Tuna is officially threatened


Southern bluefin tuna has finally been listed as a threatened species in Australia, yet tonnes of the fish species are still being hauled from the sea.

Unloading a Southern Bluefin tuna catch in Ulladulla, NSW

Credit: Doug Hazell

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Federal environment minister Tony Burke listed southern bluefin tuna as a conservation dependent species earlier this week.

Found in and around Australian waters, bluefin are now afforded national protection at the lowest level of conservation status possible on the threatened species list.

"I have taken the advice of the independent Threatened Species Scientific Committee and listed southern bluefin tuna under the category it was nominated for - conservation dependent," said federal environment minister, Tony Burke.

Alexia Wellbelove from the Humane Society International (HSI) explains that "a conservation dependent listing allows for continued southern bluefin tuna fishing but gives the federal environment minister stronger opportunities to intervene in management to ensure recovery".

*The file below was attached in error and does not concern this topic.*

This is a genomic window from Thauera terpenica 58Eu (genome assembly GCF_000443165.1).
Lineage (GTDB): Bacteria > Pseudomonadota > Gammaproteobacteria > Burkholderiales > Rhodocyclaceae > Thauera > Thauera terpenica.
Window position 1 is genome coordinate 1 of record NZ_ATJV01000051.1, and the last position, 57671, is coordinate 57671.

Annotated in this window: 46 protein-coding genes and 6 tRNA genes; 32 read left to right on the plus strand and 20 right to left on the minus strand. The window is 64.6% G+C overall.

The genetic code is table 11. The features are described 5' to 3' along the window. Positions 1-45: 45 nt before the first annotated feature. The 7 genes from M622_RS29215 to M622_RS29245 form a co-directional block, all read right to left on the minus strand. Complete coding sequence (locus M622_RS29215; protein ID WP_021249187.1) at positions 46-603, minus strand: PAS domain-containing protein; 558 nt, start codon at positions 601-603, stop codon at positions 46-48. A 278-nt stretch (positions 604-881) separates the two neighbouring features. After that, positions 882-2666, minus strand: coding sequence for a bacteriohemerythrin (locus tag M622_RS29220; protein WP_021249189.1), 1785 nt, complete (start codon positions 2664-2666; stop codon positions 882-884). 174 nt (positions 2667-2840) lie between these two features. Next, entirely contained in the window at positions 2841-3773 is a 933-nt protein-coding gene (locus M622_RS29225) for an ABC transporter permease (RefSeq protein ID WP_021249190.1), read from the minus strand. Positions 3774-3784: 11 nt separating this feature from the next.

"This listing will not prevent or restrict fishing or create additional regulatory burden on the industry. Fishing can continue under existing arrangements but it will now be a legal requirement that the species remain under a plan of management that includes actions to stop its decline and support its long-term recovery," said Burke.

In 2006 HSI filed for protection of southern bluefin tuna under the Commonwealth Environment Protection and Biodiversity Conservation Act, but they were knocked back numerous times due to economic and political concerns despite scientific evidence that bluefin was 'critically endangered'.

Listed internationally as a critically endangered species, global conservation management is difficult as they are highly migratory and have a high commercial value. There is now less than eight per cent of a breeding population of bluefin left compared to an unfished population.

"The minister must ensure southern bluefin tuna does not continue to suffer 'business as usual' and that management actions are in place to achieve its recovery', said Wellbelove.

The Australian government has agreed to a global strategy to rebuild bluefin populations, and to reduce the global catch 20 per cent over 2010 and 2011 seasons.

But Wellbelove says that "scientists have predicted that only a zero catch gives the southern bluefin tuna population a decent chance of recovering to 20 per cent of its unfished biomass in 20 years. The minister now needs to insist southern bluefin tuna gets this respite from fishing in Australian waters".